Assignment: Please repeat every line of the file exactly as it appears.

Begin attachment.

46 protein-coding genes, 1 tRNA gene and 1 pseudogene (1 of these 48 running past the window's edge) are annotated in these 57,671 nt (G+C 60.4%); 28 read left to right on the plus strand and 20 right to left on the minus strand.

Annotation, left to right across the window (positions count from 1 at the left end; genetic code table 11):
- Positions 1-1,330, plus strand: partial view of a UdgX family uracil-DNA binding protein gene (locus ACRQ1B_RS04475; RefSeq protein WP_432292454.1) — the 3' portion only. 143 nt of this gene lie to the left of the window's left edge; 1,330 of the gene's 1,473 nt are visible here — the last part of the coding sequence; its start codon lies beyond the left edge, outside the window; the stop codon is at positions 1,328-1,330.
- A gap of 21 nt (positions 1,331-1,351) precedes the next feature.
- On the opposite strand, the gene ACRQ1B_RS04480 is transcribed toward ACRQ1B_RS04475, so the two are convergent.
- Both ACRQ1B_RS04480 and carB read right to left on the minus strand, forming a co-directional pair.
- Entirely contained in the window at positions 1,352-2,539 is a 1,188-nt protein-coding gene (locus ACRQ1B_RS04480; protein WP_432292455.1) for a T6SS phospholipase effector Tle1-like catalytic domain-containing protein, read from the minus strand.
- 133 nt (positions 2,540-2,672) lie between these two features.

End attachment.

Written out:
46 protein-coding genes, 1 tRNA gene and 1 pseudogene (1 of these 48 running past the window's edge) are annotated in these 57,671 nt (G+C 60.4%); 28 read left to right on the plus strand and 20 right to left on the minus strand.

Annotation, left to right across the window (positions count from 1 at the left end; genetic code table 11):
- Positions 1-1,330, plus strand: partial view of a UdgX family uracil-DNA binding protein gene (locus ACRQ1B_RS04475; RefSeq protein WP_432292454.1) — the 3' portion only. 143 nt of this gene lie to the left of the window's left edge; 1,330 of the gene's 1,473 nt are visible here — the last part of the coding sequence; its start codon lies beyond the left edge, outside the window; the stop codon is at positions 1,328-1,330.
- A gap of 21 nt (positions 1,331-1,351) precedes the next feature.
- On the opposite strand, the gene ACRQ1B_RS04480 is transcribed toward ACRQ1B_RS04475, so the two are convergent.
- Both ACRQ1B_RS04480 and carB read right to left on the minus strand, forming a co-directional pair.
- Entirely contained in the window at positions 1,352-2,539 is a 1,188-nt protein-coding gene (locus ACRQ1B_RS04480; protein WP_432292455.1) for a T6SS phospholipase effector Tle1-like catalytic domain-containing protein, read from the minus strand.
- 133 nt (positions 2,540-2,672) lie between these two features.